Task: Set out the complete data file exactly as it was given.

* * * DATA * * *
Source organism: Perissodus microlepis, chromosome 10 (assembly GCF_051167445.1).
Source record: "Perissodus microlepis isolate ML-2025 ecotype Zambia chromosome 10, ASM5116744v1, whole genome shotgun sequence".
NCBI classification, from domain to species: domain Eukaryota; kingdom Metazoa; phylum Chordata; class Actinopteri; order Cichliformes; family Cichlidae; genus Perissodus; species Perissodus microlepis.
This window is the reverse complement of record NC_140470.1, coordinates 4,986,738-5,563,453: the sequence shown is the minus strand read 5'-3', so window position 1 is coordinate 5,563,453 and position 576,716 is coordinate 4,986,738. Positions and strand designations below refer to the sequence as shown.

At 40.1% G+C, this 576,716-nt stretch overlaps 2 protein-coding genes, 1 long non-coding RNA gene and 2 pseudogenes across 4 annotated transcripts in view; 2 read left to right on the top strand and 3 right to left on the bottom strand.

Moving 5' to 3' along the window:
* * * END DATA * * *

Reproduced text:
Source organism: Perissodus microlepis, chromosome 10 (assembly GCF_051167445.1).
Source record: "Perissodus microlepis isolate ML-2025 ecotype Zambia chromosome 10, ASM5116744v1, whole genome shotgun sequence".
NCBI classification, from domain to species: domain Eukaryota; kingdom Metazoa; phylum Chordata; class Actinopteri; order Cichliformes; family Cichlidae; genus Perissodus; species Perissodus microlepis.
This window is the reverse complement of record NC_140470.1, coordinates 4,986,738-5,563,453: the sequence shown is the minus strand read 5'-3', so window position 1 is coordinate 5,563,453 and position 576,716 is coordinate 4,986,738. Positions and strand designations below refer to the sequence as shown.

At 40.1% G+C, this 576,716-nt stretch overlaps 2 protein-coding genes, 1 long non-coding RNA gene and 2 pseudogenes across 4 annotated transcripts in view; 2 read left to right on the top strand and 3 right to left on the bottom strand.

Moving 5' to 3' along the window: